The University of Illinois at Chicago continues to work on its own bid for an Obama presidential library, despite Mayor Rahm Emanuel’s efforts to craft a unified bid to bring a presidential library and museum to Chicago.
“We are laying the groundwork for developing a proposal, which we intend to submit, that will leverage all of the strengths of the university, the city and the state, to be the site of the Obama presidential library,” said UIC spokesman Bill Burton following what he described as an organizational meeting of a “proposal” subcommittee Tuesday afternoon.
“We are very much in the running,” Burton said. “We are preparing to receive further instructions from the library foundation on when and how to submit our proposal.”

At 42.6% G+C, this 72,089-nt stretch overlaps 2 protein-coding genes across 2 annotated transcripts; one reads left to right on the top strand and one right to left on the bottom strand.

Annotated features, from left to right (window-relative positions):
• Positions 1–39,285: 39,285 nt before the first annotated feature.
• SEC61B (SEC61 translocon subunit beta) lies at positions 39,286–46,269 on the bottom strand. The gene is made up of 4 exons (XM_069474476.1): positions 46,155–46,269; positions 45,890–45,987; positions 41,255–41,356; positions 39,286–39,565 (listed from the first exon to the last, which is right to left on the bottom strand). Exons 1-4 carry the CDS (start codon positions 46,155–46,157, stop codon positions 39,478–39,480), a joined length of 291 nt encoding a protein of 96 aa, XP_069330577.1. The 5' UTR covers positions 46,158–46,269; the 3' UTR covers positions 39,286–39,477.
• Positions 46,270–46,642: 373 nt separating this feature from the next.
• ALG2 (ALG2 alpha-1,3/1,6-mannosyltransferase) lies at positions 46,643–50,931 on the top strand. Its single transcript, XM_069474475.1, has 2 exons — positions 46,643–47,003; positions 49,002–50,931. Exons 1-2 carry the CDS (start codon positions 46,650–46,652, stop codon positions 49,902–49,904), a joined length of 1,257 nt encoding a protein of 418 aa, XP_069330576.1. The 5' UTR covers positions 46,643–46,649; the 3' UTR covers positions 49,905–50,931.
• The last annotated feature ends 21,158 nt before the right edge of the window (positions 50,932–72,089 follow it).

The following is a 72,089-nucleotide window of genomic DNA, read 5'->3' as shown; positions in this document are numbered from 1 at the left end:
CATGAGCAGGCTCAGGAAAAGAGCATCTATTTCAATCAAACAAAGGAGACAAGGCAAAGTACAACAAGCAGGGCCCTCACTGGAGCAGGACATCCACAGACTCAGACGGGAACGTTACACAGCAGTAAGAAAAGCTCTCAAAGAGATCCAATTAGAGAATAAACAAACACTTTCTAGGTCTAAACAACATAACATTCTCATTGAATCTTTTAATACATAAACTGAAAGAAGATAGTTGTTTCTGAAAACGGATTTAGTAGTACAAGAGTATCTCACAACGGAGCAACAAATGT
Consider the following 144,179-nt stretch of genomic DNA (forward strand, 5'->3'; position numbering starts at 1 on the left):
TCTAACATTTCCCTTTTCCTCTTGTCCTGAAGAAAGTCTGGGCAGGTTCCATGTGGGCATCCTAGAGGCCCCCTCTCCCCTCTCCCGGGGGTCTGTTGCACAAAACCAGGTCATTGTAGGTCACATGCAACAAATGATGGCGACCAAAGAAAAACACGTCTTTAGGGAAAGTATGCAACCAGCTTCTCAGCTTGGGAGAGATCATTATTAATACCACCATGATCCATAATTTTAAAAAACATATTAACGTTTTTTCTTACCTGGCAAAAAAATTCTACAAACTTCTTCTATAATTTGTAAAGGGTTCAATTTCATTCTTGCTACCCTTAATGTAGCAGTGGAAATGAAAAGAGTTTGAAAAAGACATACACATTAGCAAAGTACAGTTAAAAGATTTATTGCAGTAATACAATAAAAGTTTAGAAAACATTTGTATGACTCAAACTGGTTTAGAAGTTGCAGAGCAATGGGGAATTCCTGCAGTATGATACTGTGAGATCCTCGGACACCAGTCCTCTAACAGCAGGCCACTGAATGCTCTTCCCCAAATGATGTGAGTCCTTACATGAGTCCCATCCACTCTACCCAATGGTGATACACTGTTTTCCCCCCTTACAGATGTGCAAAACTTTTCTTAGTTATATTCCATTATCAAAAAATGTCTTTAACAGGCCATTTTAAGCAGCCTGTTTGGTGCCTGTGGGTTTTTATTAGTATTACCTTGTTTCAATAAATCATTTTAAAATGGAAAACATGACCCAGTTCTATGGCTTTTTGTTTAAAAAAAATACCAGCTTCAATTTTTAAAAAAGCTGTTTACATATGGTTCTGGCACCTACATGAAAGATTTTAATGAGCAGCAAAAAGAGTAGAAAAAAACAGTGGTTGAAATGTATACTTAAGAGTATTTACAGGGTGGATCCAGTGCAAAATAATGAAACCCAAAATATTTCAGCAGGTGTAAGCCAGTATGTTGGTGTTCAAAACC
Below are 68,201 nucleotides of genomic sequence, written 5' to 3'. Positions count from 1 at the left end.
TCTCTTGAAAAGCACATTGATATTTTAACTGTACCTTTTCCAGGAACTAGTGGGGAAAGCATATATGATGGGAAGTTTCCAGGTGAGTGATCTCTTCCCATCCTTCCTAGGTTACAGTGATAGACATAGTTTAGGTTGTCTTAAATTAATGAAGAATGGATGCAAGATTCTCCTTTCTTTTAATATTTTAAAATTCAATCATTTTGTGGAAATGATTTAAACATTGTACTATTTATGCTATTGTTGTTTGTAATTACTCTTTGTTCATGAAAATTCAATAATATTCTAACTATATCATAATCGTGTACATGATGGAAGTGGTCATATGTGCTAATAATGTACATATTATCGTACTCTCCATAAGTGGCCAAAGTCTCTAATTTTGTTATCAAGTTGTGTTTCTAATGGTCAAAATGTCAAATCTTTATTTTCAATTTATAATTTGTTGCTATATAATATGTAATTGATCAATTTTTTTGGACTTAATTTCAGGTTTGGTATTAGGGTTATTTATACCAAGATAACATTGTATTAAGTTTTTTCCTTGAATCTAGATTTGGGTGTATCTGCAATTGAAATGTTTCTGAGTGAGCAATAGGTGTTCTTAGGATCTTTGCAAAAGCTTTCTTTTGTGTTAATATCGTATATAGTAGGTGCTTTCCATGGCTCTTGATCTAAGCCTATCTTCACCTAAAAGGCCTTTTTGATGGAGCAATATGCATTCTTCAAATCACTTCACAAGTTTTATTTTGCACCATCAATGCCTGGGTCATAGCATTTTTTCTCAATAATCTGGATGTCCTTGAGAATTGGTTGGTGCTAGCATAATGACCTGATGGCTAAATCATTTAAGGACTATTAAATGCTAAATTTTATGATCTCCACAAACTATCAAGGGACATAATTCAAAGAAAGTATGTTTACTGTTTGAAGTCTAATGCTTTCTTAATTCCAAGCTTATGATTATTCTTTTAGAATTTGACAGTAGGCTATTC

Asked whether UIC would consider folding its efforts into the mayor’s plan for a single proposal, Burton said he could not address that topic.
Last week, Emanuel told Sun-Times columnist Lynn Sweet that he was aiming for a unified Chicago bid, rather than have the University of Chicago and other city schools make solo pitches.
“We are going to run a process. But my goal is to have the City of Chicago, with its major educational institutions, have a single proposal,” Emanuel said at the time.
Competition is intense among would-be library sites, with rivals such as Chicago State University, the city’s Bronzeville neighborhood, the state of Hawaii and Columbia University in New York vying to pursue the library.